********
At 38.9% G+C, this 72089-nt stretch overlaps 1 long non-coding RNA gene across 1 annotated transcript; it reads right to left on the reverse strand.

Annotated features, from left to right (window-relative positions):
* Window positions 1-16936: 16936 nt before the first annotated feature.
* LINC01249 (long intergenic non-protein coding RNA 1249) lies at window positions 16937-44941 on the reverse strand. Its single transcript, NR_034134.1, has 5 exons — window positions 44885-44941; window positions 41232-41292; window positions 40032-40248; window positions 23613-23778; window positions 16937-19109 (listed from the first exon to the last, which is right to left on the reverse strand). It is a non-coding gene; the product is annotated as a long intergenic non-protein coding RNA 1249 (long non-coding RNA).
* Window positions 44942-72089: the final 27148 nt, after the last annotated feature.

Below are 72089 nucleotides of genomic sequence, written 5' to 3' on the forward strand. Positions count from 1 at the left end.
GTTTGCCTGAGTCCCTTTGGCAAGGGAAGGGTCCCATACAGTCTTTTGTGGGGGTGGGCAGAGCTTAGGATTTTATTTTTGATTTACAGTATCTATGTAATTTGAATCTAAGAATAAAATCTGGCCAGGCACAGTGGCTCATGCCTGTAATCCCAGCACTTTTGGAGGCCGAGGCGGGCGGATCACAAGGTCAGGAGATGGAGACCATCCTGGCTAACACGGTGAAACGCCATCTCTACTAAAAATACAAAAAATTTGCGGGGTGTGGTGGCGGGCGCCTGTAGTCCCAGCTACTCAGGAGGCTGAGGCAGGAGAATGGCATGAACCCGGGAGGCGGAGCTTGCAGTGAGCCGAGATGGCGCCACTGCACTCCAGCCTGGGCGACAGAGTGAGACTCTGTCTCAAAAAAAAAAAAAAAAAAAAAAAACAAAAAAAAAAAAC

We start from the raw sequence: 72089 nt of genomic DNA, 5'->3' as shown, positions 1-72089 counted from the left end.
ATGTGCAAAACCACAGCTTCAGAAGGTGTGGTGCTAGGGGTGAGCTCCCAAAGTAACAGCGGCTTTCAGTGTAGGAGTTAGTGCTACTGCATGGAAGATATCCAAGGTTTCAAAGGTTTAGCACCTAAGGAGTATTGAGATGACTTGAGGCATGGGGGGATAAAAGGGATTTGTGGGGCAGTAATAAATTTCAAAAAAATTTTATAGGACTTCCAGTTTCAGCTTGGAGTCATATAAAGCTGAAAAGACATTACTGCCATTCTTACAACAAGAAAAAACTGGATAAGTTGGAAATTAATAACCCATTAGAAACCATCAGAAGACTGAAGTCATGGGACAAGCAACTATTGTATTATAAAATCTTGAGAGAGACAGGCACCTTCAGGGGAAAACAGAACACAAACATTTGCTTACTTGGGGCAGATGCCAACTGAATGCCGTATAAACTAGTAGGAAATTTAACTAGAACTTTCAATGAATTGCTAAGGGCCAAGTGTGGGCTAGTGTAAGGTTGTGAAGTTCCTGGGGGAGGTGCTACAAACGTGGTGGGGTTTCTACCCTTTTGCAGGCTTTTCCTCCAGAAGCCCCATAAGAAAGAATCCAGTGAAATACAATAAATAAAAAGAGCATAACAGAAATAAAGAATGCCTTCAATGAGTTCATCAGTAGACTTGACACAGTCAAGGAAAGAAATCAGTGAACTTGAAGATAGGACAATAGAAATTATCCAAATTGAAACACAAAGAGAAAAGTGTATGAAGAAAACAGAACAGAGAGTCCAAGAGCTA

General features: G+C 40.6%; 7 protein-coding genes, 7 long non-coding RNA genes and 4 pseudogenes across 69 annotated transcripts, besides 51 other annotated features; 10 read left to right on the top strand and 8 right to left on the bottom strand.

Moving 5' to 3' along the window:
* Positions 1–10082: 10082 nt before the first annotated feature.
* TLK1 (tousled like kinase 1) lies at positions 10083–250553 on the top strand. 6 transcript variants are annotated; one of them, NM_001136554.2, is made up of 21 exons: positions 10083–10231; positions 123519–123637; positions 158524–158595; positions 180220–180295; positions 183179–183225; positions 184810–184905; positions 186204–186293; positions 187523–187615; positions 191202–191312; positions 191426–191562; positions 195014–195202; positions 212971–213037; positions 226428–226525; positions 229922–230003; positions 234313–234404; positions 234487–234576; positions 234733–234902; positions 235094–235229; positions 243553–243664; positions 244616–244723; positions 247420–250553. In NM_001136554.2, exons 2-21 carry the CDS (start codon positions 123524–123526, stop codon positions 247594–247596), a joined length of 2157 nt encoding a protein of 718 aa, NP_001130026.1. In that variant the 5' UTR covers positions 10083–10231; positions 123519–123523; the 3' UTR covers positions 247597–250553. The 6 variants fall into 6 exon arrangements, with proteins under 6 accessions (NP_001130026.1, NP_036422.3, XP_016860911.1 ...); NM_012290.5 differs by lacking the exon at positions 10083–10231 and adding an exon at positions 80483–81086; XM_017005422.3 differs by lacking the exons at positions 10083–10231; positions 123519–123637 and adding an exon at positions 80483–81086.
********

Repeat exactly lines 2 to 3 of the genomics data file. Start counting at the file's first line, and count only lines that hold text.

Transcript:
Annotated features, from left to right (window-relative positions):
* Window positions 1-16936: 16936 nt before the first annotated feature.